[h] CPCU 555 – Module 1
[q] Property loss exposure
[a] A condition that presents the possibility that a loss to property will be sustained.
[q] Real property
[a] Property consisting of land and everything permanently attached to land. All of this property is tangible.
[q] Personal property
[a] All property that is not real property. Can be either tangible or intangible.
[a] A specific cause of loss, such as fire damage to a building.
[q] Natural risks
[a] Risks that occur randomly in nature, such as windstorm and earthquake.
[q] Human risks
[a] Risks that include both deliberate acts of humans and organizations as well as events that are not deliberate.
[q] Financial consequences of loss
[a] Outcomes related to a loss:
Reduction in property value.
[q] Risk management process
[a] A step-by-step method of minimizing the adverse effects of risk on an organization.
[q] Steps in risk management process
[a] Steps in the process:
1) Scan the environment.
2) Identify risks.
3) Analyze risks.
4) Treat risks.
5) Monitor and review.
[q] Risk control
[a] Techniques utilized to minimize the frequency and severity of losses.
[a] A type of risk control technique that involves an organization stopping an activity or never undertaking an activity.
[q] Loss prevention
[a] A risk control technique that reduces the frequency of a loss.
[q] Loss reduction
[a] A risk control technique that reduces the severity of a loss.
[a] A type of risk control technique. The act of dispersing a particular asset over several locations.
[a] A type of risk control technique. The act of recreating an exposure unit, such as with the creation of a back up.
[a] A risk control technique that spreads loss exposures over numerous products or projects.
[q] Risk Financing
[a] A form of risk treatment that involves the retention or transfer of risk.
[q] Risk retention
[a] A risk financing technique that involves accepting the consequences of a particular risk.
[q] Risk transfer
[a] The act of sharing or moving a risk to another party, often through the use of insurance.
[q] Liability loss exposure
[a] A condition that presents the possibility that a claim will allege legal responsibility of a person or business for injury suffered by another party.
[q] Special damages
[a] A type of compensatory damages that awards a sum of money for specific expenses (such as medical expenses) associated with an injured person’s loss. Also referred to as particular damages.
[q] General damages
[a] A type of compensatory damages designed to compensate a victim for pain and suffering.
[q] Punitive damages
[a] Damages awarded to a victim that are designed to punish a wrongdoer when there is intent, malice, or fraud. Also referred to as exemplary damages.
[q] Civil law
[a] A classification of law that protects rights and provides remedies for breaches of duties.
[a] A wrongful act other than a crime or breach of contract.
[a] A civil wrong that is unintentional. The failure to exercise the degree of care that a reasonable person would exercise.
[q] Intentional Tort
[a] A tort committed by a person who should be able to foresee that the impact will harm another person.
[q] Strict liability
[a] Liability imposed by a statute or a court in the absence of fault.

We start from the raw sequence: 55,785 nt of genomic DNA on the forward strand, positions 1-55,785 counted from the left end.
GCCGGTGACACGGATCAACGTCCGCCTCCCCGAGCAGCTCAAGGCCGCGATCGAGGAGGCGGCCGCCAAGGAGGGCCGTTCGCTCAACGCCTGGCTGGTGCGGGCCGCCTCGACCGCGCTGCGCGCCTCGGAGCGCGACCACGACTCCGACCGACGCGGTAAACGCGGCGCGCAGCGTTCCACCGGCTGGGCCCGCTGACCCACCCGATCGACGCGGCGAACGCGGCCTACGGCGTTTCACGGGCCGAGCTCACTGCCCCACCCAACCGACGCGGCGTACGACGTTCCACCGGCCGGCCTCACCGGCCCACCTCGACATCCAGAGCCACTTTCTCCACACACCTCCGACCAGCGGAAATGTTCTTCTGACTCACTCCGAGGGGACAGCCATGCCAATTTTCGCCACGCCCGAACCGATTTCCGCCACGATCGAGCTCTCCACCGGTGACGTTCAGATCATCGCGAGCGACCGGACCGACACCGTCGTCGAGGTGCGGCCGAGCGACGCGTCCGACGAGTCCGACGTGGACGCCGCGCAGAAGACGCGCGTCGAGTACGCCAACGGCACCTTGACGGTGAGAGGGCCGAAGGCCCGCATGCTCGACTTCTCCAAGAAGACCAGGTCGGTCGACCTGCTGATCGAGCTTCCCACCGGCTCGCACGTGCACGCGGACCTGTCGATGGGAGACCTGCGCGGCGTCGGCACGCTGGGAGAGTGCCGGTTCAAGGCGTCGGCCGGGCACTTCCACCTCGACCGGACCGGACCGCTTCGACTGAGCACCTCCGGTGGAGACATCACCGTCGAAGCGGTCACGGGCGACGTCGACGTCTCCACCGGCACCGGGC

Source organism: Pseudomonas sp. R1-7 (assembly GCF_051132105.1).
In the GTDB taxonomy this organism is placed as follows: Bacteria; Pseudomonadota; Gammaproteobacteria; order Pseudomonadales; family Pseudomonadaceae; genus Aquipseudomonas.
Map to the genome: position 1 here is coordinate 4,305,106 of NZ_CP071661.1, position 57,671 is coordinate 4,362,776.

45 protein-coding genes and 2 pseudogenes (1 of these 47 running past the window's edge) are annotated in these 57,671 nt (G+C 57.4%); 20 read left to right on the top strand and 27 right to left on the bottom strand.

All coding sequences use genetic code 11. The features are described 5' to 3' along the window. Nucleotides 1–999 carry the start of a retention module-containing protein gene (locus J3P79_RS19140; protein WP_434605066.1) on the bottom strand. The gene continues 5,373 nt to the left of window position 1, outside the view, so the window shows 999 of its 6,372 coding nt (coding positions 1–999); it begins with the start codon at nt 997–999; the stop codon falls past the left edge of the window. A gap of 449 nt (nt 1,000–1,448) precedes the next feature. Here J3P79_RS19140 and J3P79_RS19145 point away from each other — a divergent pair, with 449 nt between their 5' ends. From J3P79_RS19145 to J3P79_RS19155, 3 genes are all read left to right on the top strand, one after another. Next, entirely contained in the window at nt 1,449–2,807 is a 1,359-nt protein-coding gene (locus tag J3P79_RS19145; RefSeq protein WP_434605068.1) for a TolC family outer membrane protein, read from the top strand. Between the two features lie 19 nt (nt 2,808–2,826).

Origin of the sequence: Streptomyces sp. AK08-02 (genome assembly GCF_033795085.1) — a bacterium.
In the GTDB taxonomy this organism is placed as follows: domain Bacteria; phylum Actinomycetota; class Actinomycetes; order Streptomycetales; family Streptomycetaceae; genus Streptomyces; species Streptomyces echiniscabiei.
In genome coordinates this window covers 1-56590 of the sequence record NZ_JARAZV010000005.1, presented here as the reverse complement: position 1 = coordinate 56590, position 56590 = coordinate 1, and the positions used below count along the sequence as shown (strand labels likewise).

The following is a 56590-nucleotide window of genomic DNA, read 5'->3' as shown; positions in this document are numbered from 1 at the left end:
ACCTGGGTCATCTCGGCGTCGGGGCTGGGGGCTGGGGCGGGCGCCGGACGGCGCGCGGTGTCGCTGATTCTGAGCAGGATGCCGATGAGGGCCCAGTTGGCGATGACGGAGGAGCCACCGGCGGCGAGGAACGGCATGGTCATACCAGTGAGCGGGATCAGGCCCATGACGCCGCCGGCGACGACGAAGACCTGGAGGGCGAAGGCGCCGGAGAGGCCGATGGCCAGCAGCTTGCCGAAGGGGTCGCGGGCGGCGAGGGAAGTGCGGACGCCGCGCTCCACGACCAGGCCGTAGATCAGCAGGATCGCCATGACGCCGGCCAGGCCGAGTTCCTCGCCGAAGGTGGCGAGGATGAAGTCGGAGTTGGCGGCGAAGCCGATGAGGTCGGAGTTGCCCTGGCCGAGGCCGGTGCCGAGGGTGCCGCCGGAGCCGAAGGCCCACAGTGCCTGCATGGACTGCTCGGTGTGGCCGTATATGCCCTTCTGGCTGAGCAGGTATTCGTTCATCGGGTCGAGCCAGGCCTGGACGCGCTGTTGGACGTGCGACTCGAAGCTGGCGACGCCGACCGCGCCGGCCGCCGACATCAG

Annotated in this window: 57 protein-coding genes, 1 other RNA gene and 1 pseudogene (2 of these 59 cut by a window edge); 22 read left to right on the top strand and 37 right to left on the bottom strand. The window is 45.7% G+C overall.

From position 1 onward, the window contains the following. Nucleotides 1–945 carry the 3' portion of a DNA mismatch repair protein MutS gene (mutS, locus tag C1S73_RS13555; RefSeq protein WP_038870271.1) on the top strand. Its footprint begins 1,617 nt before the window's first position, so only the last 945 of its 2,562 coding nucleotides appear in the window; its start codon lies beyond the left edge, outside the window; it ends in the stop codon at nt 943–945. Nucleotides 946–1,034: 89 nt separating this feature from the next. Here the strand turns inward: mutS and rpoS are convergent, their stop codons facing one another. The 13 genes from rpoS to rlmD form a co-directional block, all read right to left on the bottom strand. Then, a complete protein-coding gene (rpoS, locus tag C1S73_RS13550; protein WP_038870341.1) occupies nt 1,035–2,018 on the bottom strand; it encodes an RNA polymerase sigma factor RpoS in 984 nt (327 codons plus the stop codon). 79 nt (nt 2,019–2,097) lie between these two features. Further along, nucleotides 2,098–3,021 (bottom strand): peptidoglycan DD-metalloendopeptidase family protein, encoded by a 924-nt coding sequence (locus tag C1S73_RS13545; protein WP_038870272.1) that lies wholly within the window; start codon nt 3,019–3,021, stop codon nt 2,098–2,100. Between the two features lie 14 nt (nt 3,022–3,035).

[q] ISO HO-2 homeowners coverage form
[a] An Insurance Services Office homeowners form that provides named-perils coverage for dwellings, other structures, and personal property.
[q] ISO HO-4 homeowners coverage form
[a] An Insurance Services Office homeowners form that is applicable to individuals renting a premises in which they reside.
[q] ISO HO-5 homeowners coverage form
[a] An Insurance Services Office homeowners form that is similar to an HO-3 policy, but provides open-perils coverage on personal property.
[q] ISO HO-6 homeowners coverage form
[a] An Insurance Services Office homeowners form that is applicable to individuals owning a condo used for residential purposes.
[q] Internet of Things
[a] A network of objects that transmit data without intervention by humans.
[a] A virtual ledger that is dynamically updated. Facilitates secure transactions without the need for a third party.
[a] A device which detects or measures a physical property and records, indicates, or otherwise responds to it.
[q] Compulsory auto insurance laws
[a] Laws requiring auto liability insurance for all motorists to drive legally within the state.
[q] Disadvantages of compulsory auto insurance laws
Do not guarantee compensation to all victims.
Required minimum amount of insurance may not meet full needs of accident victims.
May not reduce number of uninsured drivers.
Insurers argue that compulsory laws restrict their freedom to select profitable insureds.
Consumer advocates argue rates might become unfairly high for good drivers.
Do not reduce number of accidents.
[q] Financial responsibility laws
[a] Laws enacted to ensure motorists have the abillity to pay for damages they might cause as a result of owning an automobile.
[q] Pure no-fault
[a] A type of no-fault law in which an injured person does not need to establish fault or prove negligence.
[q] Modified no-fault
[a] A type of no-fault plan that places some restrictions on the right of an injured person to sue an at-fault driver.
[q] Add-on plan
[a] A type of no-fault plan that adds no-fault benefits to auto insurance policies.
[q] Choice no-fault
[a] A type of no-fault plan that allows an insured to choose to be covered on a modified no-fault basis when a policy is purchased or renewed.
[q] Personal injury protection coverage
[a] Coverage that pays benefits resulting from bodily injury to occupants of a covered auto, regardless of fault.
[q] Residual market
[a] Insurers and other organizations that make insurance available to those unable to obtain private insurance.
[q] Joint underwriting association
[a] An organization that designates servicing insurers to handle high-risk auto insurance business.